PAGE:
You don’t need to be part of a startup accelerator to get world-class advice in Chicago. In my experience, it’s the friendliest place for burgeoning entrepreneurs. I have seen lawyers provide multiple hours of free counsel. I’ve attended free talks and workshops featuring accountants, marketeers, data experts, and businessmen. And if you want to get a hold of someone for more personalized advice, they are usually just one or two referrals away. What’s more, they will take your calls and respond to your emails. While the winter weather is always going to be a drawback, there’s nothing cold about the Chicago tech scene. Developers share best practices and work with those just breaking into the craft. Designers hold camps to talk prototyping and strategy. I have never seen a more supportive, accessible community. And when you’re on your own, or a company in its infancy, support and access go a long way to giving you the confidence to keep striving.

5.) Technori, Built In Chicago, Lean Startup Circle, and Excelerate

Not a day goes by in Chicago, when there isn’t a meetup, social event, pitch, workshop, panel, or competition going on. In fact, last Tuesday, there were three going on at the same time, on the same night. Chicago is the only city I know of where you can spend a week attending events with free drinks and food, and come away with all the professional connections you need to drive your business forward for another six months. There are opportunities to meet co-founders, advisors, and talented teammates. And because of the friendly, unassuming, and pretense-free attitude most Chicago entrepreneurs have, you can even form a genuine, lasting friendship.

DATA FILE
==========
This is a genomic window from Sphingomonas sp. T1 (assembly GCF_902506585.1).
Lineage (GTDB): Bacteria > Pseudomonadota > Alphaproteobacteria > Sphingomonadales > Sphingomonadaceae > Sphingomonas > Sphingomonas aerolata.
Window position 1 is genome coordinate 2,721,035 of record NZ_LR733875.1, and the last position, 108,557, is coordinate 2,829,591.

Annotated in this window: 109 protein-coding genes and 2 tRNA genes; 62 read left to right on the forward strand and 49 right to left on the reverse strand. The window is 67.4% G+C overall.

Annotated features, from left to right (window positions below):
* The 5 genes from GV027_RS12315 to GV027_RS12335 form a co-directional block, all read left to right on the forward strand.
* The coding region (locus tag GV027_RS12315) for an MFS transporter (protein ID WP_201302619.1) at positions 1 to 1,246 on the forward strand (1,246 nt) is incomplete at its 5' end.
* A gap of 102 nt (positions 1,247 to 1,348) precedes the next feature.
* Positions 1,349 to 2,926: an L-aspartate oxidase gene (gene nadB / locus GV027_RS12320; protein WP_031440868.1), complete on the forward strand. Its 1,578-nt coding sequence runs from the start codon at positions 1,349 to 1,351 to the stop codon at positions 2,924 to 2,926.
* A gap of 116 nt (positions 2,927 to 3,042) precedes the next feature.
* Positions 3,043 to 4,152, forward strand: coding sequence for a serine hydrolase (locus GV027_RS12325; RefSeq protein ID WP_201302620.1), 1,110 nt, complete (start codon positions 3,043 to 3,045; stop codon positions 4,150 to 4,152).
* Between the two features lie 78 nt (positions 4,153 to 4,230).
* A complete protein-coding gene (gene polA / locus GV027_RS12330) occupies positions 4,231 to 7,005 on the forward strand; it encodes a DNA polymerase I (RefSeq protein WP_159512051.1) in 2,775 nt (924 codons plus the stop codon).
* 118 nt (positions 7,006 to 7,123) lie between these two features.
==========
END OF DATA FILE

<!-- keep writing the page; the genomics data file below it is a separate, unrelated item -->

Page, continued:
For these reasons, and several more, Chicago has become a very encouraging space for technologists, entrepreneurs, and makers. When I land in San Francisco, I will be comparing it against a new standard. Chicago’s no-nonsense, cooperative, and vibrant community of business builders make it the location to beat as I consider the future of the craft.

Where does Chicago rank on your list of entrepreneurial hotspots? What advantages do you notice? What challenges do you see the city facing? I welcome your comments below!

More Guides You Will Love

What The Best Presenters Always and Never Do Presentations take on many forms, from slideshows to the more stunning videos that are becoming more commonplace on the internet. As a matter of fact, Computing Forever tells us that of the seven most popular types of videos ...